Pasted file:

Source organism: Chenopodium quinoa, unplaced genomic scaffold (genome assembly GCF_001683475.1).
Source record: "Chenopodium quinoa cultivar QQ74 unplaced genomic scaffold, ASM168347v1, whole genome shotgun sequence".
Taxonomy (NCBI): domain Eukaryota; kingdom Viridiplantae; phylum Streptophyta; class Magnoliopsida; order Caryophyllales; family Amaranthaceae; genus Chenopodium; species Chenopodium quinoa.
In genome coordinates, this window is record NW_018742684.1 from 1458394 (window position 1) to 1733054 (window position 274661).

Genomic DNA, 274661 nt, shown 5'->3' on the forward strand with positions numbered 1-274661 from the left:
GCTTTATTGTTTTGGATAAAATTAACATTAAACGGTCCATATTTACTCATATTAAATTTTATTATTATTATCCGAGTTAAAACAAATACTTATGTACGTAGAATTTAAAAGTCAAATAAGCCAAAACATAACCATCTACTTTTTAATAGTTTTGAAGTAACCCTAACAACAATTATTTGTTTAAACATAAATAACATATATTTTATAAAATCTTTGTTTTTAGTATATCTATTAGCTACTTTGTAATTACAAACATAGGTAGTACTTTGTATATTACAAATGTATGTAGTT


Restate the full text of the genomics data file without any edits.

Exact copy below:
Source organism: Chenopodium quinoa, unplaced genomic scaffold (genome assembly GCF_001683475.1).
Source record: "Chenopodium quinoa cultivar QQ74 unplaced genomic scaffold, ASM168347v1, whole genome shotgun sequence".
Taxonomy (NCBI): domain Eukaryota; kingdom Viridiplantae; phylum Streptophyta; class Magnoliopsida; order Caryophyllales; family Amaranthaceae; genus Chenopodium; species Chenopodium quinoa.
In genome coordinates, this window is record NW_018742684.1 from 1458394 (window position 1) to 1733054 (window position 274661).

Genomic DNA, 274661 nt, shown 5'->3' on the forward strand with positions numbered 1-274661 from the left:
GCTTTATTGTTTTGGATAAAATTAACATTAAACGGTCCATATTTACTCATATTAAATTTTATTATTATTATCCGAGTTAAAACAAATACTTATGTACGTAGAATTTAAAAGTCAAATAAGCCAAAACATAACCATCTACTTTTTAATAGTTTTGAAGTAACCCTAACAACAATTATTTGTTTAAACATAAATAACATATATTTTATAAAATCTTTGTTTTTAGTATATCTATTAGCTACTTTGTAATTACAAACATAGGTAGTACTTTGTATATTACAAATGTATGTAGTT